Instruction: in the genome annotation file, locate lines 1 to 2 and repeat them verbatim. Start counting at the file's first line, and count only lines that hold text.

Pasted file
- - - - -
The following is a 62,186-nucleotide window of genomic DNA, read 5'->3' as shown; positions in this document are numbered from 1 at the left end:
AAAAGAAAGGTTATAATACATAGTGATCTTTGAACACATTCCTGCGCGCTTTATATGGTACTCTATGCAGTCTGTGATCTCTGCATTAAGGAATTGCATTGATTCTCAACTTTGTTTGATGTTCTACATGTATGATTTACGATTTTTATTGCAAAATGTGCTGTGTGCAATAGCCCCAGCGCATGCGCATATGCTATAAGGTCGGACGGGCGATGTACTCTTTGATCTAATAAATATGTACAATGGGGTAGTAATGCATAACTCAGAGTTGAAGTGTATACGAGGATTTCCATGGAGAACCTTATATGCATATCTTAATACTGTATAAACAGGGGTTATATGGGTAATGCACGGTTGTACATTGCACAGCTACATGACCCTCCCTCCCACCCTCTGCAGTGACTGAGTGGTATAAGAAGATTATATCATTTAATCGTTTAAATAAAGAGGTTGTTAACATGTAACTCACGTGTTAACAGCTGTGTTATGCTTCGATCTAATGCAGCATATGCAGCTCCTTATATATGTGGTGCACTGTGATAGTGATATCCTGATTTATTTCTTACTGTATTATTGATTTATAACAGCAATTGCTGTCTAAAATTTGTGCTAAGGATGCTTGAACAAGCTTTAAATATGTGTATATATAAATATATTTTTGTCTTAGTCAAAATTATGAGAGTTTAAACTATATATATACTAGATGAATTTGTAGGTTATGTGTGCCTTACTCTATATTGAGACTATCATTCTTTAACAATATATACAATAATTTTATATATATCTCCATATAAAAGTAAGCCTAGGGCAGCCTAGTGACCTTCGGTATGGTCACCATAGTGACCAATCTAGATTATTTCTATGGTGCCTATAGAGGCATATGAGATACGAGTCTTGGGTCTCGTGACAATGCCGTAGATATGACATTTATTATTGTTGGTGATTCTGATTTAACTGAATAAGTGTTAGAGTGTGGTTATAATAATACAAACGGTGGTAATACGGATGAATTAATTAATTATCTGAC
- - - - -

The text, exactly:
The following is a 62,186-nucleotide window of genomic DNA, read 5'->3' as shown; positions in this document are numbered from 1 at the left end:
AAAAGAAAGGTTATAATACATAGTGATCTTTGAACACATTCCTGCGCGCTTTATATGGTACTCTATGCAGTCTGTGATCTCTGCATTAAGGAATTGCATTGATTCTCAACTTTGTTTGATGTTCTACATGTATGATTTACGATTTTTATTGCAAAATGTGCTGTGTGCAATAGCCCCAGCGCATGCGCATATGCTATAAGGTCGGACGGGCGATGTACTCTTTGATCTAATAAATATGTACAATGGGGTAGTAATGCATAACTCAGAGTTGAAGTGTATACGAGGATTTCCATGGAGAACCTTATATGCATATCTTAATACTGTATAAACAGGGGTTATATGGGTAATGCACGGTTGTACATTGCACAGCTACATGACCCTCCCTCCCACCCTCTGCAGTGACTGAGTGGTATAAGAAGATTATATCATTTAATCGTTTAAATAAAGAGGTTGTTAACATGTAACTCACGTGTTAACAGCTGTGTTATGCTTCGATCTAATGCAGCATATGCAGCTCCTTATATATGTGGTGCACTGTGATAGTGATATCCTGATTTATTTCTTACTGTATTATTGATTTATAACAGCAATTGCTGTCTAAAATTTGTGCTAAGGATGCTTGAACAAGCTTTAAATATGTGTATATATAAATATATTTTTGTCTTAGTCAAAATTATGAGAGTTTAAACTATATATATACTAGATGAATTTGTAGGTTATGTGTGCCTTACTCTATATTGAGACTATCATTCTTTAACAATATATACAATAATTTTATATATATCTCCATATAAAAGTAAGCCTAGGGCAGCCTAGTGACCTTCGGTATGGTCACCATAGTGACCAATCTAGATTATTTCTATGGTGCCTATAGAGGCATATGAGATACGAGTCTTGGGTCTCGTGACAATGCCGTAGATATGACATTTATTATTGTTGGTGATTCTGATTTAACTGAATAAGTGTTAGAGTGTGGTTATAATAATACAAACGGTGGTAATACGGATGAATTAATTAATTATCTGAC